UP alumni scientists continue to lead research and provide data on saving Philippine freshwater ecosystems such as that which supports the tawilis, recently declared an endangered species by the International Union for Conservation of Nature (IUCN).
For example, key resource speakers in the Tawilis Summit 2019 were: UP alumni scientists, Dr. Mudjekeewis Santos and Dr. Maria Theresa Mutia, who graduated from UP Baguio and UP Los Baños, respectively, and are now with the National Fisheries Research and Development Institute; Dr. Jonas Quilang of the UP Diliman Institute of Biology; and, UP Diliman alumna Dr. Alicia Ely Pagulayan, now with the University of Santo Tomas.
Hosted by the University of Santo Tomas, the summit was an immediate multisectoral response led by scientists to the IUCN red-listing of a Philippine endemic. It was held in the Buenaventura Garcia Paredes, OP Building, España, Manila on February 19, 2019.
Saving the tawilis, found only in Taal Lake, has long been a rallying cry of freshwater scientists who advocate sustainable management and conservation of all Philippine freshwater bodies and their ecologies. As early as 2000, scientists such as Prof. Augustus Mamaril of the UP Diliman Institute of Biology had been raising red flags on the tawilis, with Mamaril even proposing its translocation to another Philippine freshwater body.
Spearheaded by the recently launched Philippine Society for Freshwater Sciences, led by its interim president, Dr. Francis Magbanua also of the UP Diliman Institute of Biology, the recent tawilis summit was able to gather a sizeable number of government and non-government scientists and research staff, students, administrators, local government executives including two town mayors, and fishing and aquaculture organizations in the Taal Volcano Protected Landscape (TVPL).
UP Diliman alumna, Atty. Maria Paz Luna, currently chief of the Department of Environment and Natural Resources (DENR) Region IV-A and of the multi-sectoral management of the TVPL, was present in the summit to get the latest scientific research and recommendations from the scientists and other stakeholders.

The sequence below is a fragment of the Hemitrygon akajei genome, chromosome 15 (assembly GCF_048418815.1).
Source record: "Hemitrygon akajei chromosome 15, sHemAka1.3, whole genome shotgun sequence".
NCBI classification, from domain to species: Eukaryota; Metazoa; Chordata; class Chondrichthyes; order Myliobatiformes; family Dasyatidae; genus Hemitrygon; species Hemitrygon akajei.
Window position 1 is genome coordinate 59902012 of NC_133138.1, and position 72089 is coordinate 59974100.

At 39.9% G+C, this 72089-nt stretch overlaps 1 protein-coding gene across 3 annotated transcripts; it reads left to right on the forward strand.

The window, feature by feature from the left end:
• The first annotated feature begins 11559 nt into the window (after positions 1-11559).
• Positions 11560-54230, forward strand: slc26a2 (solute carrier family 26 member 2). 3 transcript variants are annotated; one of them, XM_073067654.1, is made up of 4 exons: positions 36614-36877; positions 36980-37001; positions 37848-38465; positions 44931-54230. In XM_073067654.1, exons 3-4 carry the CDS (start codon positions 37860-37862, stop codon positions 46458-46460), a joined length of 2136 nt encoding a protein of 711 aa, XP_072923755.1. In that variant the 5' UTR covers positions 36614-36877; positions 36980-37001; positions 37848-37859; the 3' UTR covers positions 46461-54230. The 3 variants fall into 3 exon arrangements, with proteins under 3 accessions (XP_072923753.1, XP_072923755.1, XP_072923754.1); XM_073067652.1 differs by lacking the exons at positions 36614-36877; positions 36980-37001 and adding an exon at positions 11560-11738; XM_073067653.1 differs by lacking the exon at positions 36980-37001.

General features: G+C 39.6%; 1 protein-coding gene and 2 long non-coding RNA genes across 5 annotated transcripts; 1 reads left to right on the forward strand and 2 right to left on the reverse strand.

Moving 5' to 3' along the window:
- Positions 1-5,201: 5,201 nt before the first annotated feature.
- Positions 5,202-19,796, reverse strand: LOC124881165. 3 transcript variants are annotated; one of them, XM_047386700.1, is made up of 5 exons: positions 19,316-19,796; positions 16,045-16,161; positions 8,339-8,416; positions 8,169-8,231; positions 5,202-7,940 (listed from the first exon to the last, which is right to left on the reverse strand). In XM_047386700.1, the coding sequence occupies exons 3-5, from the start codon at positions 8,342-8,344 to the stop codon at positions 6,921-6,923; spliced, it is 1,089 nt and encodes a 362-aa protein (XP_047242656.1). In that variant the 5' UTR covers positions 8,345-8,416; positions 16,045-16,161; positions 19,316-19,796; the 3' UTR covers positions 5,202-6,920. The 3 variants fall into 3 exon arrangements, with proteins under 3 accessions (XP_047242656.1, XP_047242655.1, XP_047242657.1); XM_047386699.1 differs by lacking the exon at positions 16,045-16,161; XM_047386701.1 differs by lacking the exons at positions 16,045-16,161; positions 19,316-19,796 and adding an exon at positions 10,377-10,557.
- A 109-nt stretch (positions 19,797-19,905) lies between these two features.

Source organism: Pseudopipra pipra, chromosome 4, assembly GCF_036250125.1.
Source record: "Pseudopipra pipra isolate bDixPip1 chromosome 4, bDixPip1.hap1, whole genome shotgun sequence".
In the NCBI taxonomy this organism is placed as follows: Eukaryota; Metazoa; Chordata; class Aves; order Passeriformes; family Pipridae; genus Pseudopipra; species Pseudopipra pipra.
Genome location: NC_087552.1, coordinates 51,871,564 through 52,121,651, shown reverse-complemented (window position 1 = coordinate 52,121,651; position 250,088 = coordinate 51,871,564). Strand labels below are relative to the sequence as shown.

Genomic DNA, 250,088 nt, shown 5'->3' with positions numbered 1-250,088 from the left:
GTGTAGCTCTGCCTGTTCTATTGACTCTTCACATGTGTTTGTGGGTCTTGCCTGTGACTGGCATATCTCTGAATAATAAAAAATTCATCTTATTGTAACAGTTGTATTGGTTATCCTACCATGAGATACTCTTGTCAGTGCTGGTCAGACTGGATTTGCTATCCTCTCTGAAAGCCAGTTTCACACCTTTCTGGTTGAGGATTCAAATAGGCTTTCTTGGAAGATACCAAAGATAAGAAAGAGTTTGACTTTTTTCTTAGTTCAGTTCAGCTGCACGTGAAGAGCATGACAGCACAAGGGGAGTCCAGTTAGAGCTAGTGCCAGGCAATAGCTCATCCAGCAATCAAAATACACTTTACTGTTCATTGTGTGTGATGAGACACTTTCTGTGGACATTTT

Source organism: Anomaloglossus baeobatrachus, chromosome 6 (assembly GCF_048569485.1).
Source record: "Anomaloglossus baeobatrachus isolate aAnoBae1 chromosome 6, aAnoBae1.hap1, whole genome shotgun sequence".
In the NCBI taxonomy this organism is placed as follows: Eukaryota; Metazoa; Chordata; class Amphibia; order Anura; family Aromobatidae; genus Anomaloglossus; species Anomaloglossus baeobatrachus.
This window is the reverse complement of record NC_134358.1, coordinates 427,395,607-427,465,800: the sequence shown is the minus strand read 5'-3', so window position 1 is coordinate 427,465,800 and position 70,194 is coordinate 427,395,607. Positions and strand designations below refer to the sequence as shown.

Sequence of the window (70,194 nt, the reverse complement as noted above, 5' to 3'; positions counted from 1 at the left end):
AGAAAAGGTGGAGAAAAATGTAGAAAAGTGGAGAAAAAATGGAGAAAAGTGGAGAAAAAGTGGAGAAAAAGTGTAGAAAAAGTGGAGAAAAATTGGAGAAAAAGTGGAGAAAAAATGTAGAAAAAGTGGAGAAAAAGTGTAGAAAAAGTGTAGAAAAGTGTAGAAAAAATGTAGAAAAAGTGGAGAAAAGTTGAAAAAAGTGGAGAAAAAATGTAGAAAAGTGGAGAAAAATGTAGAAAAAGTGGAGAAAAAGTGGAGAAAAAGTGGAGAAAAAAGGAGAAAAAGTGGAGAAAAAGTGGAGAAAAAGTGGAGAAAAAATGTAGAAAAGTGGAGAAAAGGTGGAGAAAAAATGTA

Luna gave an update on the TVPL management plan and her own recommendations to strengthen management and conservation initiatives in TVPL, including more research, which she found relatively lacking. She also joined roundtable discussions with stakeholder representatives.
Santos, Academician of the National Academy of Science and Technology (NAST) and principal author of the assessment behind the inclusion of the tawilis in the IUCN Red List, talked about the rigorous and pro-active process of having a species classified for IUCN categories. Mutia, whose body of work dominated the scientific literature cited for the IUCN red-listing, discussed the latest tawilis fishery reserves and spawning grounds. Dr. Quilang, also author of IUCN assessment, presented the phylogeny of tawilis, making it a unique and fascinating species of Sardinella.
The summit was also highlighted by updates from UST on limno-ecological or ecosystem studies on Taal Lake presented by Dr. Rey Donne Papa, revealing a multitude of unique life forms and phenomena. A presentation on another UST study on the reproductive biology of tawilis was delivered by Dr. Pagulayan.
At the end of the summit, PSFS, through Magbanua, supported and conferred scientific soundness on: the decision of the Protected Area Management Board (PAMB) of the DENR to impose a “close season” in March and April; the implementation of a recommended mesh-size for fishing; and, the establishment of sanctuaries. It also agreed with environment managers who called for the participation of local government units and fisherfolk organizations in a multi-sectoral enforcement of regulations, including those on aquaculture practices.
PSFS also asked for regular, long-term monitoring of the lake by NFRDI and the Bureau of Fisheries and Aquatic Resources in terms of “catch per unit effort” and water quality for yearly assessment of the effectiveness of management initiatives.
Magbanua said the society is planning a program to involve more higher educational institutions and to harness its honorary members in getting the tawilis off the IUCN red list by utilizing their multidisciplinary expertise.